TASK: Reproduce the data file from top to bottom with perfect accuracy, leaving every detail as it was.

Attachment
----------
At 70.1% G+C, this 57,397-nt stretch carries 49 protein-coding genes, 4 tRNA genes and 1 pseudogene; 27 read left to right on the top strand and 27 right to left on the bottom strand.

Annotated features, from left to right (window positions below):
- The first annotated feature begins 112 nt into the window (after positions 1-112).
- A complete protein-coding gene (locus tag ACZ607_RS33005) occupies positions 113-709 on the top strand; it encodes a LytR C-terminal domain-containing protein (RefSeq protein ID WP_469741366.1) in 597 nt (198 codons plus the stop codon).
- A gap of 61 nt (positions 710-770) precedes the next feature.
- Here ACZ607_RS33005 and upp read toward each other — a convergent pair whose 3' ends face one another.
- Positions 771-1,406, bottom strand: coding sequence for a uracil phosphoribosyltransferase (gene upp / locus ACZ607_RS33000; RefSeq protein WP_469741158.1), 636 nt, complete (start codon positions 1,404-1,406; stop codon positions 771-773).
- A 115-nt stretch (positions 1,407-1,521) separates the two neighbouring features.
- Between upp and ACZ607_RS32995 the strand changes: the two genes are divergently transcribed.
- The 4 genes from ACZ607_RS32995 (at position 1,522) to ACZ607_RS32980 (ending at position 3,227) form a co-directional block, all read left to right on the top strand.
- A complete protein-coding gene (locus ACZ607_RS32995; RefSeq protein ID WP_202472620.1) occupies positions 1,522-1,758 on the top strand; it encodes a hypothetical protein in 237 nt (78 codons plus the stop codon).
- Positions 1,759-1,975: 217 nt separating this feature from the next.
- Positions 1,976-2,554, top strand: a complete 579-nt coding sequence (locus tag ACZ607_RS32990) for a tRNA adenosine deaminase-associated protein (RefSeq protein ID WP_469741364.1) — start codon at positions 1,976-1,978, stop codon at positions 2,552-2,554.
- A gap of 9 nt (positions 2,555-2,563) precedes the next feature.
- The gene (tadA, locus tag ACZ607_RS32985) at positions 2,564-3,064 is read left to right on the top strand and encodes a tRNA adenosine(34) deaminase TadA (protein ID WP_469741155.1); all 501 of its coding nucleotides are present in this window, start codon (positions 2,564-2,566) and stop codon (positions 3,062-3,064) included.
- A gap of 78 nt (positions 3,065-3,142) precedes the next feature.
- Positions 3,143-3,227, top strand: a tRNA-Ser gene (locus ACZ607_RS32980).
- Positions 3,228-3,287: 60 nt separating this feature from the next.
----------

At 70.1% G+C, this 57,397-nt stretch carries 49 protein-coding genes, 4 tRNA genes and 1 pseudogene; 27 read left to right on the top strand and 27 right to left on the bottom strand.

Annotated features, from left to right (window positions below):
- The first annotated feature begins 112 nt into the window (after positions 1-112).
- A complete protein-coding gene (locus tag ACZ607_RS33005) occupies positions 113-709 on the top strand; it encodes a LytR C-terminal domain-containing protein (RefSeq protein ID WP_469741366.1) in 597 nt (198 codons plus the stop codon).
- A gap of 61 nt (positions 710-770) precedes the next feature.
- Here ACZ607_RS33005 and upp read toward each other — a convergent pair whose 3' ends face one another.
- Positions 771-1,406, bottom strand: coding sequence for a uracil phosphoribosyltransferase (gene upp / locus ACZ607_RS33000; RefSeq protein WP_469741158.1), 636 nt, complete (start codon positions 1,404-1,406; stop codon positions 771-773).
- A 115-nt stretch (positions 1,407-1,521) separates the two neighbouring features.
- Between upp and ACZ607_RS32995 the strand changes: the two genes are divergently transcribed.
- The 4 genes from ACZ607_RS32995 (at position 1,522) to ACZ607_RS32980 (ending at position 3,227) form a co-directional block, all read left to right on the top strand.
- A complete protein-coding gene (locus ACZ607_RS32995; RefSeq protein ID WP_202472620.1) occupies positions 1,522-1,758 on the top strand; it encodes a hypothetical protein in 237 nt (78 codons plus the stop codon).
- Positions 1,759-1,975: 217 nt separating this feature from the next.
- Positions 1,976-2,554, top strand: a complete 579-nt coding sequence (locus tag ACZ607_RS32990) for a tRNA adenosine deaminase-associated protein (RefSeq protein ID WP_469741364.1) — start codon at positions 1,976-1,978, stop codon at positions 2,552-2,554.
- A gap of 9 nt (positions 2,555-2,563) precedes the next feature.
- The gene (tadA, locus tag ACZ607_RS32985) at positions 2,564-3,064 is read left to right on the top strand and encodes a tRNA adenosine(34) deaminase TadA (protein ID WP_469741155.1); all 501 of its coding nucleotides are present in this window, start codon (positions 2,564-2,566) and stop codon (positions 3,062-3,064) included.
- A gap of 78 nt (positions 3,065-3,142) precedes the next feature.
- Positions 3,143-3,227, top strand: a tRNA-Ser gene (locus ACZ607_RS32980).
- Positions 3,228-3,287: 60 nt separating this feature from the next.